1. Journeyer said on 25th April 2008, 12:47

    I just want to add something:  the first ever F1 race I watched was the 1996 Spanish GP.  That race showed me just how brilliant Michael was.  After that, I was pretty much a Schumi fan all the way to his final drive at Interlagos 2006.

    Anyway, let me know what you guys think about the article: comments and suggestions.¬† I’ll take them into consideration when I write my next article.¬† :)

  2. Chas said on 25th April 2008, 14:13

    great article. it brings back many fond memories of incredible battles on the track by senna, mansell, prost and schumacher. which reminds me, what ever happened to gp masters?

  3. Journeyer said on 25th April 2008, 14:17

    Thanks, Chas!  GP Masters went bankrupt.  As a matter of fact, someone is suing the organizers for unpaid debt.  Or something like that.

  4. TommyB said on 25th April 2008, 15:55

    Great article. Was 1994 Spanish Grand Prix straight after the tragic weekend of Imola then?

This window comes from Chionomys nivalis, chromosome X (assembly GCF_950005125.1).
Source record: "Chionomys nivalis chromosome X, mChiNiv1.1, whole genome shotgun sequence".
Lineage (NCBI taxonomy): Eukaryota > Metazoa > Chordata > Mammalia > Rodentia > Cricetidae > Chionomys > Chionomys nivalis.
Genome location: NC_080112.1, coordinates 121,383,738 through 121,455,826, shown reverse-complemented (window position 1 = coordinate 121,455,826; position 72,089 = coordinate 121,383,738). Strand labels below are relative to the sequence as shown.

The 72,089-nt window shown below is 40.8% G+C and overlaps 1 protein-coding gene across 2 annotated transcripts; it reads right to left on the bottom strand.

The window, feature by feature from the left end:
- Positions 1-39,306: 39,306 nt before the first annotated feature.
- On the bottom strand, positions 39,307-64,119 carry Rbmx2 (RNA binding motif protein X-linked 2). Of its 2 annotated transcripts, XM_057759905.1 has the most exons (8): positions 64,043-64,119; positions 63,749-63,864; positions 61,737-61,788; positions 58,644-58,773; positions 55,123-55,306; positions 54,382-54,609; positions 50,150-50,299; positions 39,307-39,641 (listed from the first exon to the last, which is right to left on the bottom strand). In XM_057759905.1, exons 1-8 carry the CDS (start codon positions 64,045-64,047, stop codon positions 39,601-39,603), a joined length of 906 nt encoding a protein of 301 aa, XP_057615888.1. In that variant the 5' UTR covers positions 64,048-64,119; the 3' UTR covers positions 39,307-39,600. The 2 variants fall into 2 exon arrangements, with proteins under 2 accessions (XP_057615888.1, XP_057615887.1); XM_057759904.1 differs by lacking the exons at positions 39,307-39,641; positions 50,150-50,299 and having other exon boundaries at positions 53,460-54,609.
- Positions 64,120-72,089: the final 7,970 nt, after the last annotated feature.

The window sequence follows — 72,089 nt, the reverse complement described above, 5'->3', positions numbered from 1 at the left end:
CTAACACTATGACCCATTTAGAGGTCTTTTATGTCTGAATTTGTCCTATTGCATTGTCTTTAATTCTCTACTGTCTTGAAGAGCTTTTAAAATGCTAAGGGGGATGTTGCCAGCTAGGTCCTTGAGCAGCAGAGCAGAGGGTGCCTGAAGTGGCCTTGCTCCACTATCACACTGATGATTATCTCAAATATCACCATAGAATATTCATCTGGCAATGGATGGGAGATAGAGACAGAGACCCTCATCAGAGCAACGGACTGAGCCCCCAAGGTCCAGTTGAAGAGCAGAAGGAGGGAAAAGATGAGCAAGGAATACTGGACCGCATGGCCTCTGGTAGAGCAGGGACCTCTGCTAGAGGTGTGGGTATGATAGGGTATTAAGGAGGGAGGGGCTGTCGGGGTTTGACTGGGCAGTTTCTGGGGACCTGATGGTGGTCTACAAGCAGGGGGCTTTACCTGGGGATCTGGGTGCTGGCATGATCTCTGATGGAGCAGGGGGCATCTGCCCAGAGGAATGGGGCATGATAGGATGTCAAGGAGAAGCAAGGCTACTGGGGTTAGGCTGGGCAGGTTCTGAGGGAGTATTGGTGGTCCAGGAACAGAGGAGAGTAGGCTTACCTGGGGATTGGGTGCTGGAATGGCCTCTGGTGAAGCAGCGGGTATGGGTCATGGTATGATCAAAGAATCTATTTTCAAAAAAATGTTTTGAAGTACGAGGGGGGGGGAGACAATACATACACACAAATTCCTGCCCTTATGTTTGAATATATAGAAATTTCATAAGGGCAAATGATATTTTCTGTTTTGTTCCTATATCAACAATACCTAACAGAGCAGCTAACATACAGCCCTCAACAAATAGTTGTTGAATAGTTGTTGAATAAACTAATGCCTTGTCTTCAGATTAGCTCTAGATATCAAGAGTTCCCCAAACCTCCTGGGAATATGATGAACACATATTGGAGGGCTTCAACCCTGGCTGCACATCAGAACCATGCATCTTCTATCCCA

I remember seeing Schumacher win in 1996, was one of the best drives I’ve ever seen. Didn’t he stall on the grid too?

    I was at the 2001 Spanish Grand Prix I remember being so gutted when Mika retired right near the end :(

  5. Journeyer said on 25th April 2008, 16:07

    Thanks TommyB and bloggersmosaic.  To answer your question, TommyB, this was the 2nd race after Imola.  Monaco was the race right after Imola, but Williams decided to run only 1 car there.

  6. Journeyer said on 25th April 2008, 16:09

    Oops, missed the other parts.¬† Well, Schumi didn’t stall in 1996, he just had a slow getaway.¬† Of course, that really didn’t matter in the end, did it?¬† I remember this vividly after rewatching the race in YouTube last week.¬† Sadly, it’s been taken down since then.

  7. theRoswellite said on 25th April 2008, 17:22

    Excellent article, and nice to have it just before the GP weekend, please keep up the good work.

  8. Dan M said on 25th April 2008, 18:24

    Great read, and a great picture of David…. Can you imagine the day when some of the baby faces of today look like he does now?

    Can you even picture Vettel with facial hair?

  9. Number 38 said on 25th April 2008, 20:47

    "But this will go down as the race Michael Schumacher ran with only 5th gear. In spite of that, he managed to finish second to Damon Hill. " 

    Footnotes like this are fond memories but ………..
    In 1959 Roger Ward drove a direct drive USAC midget against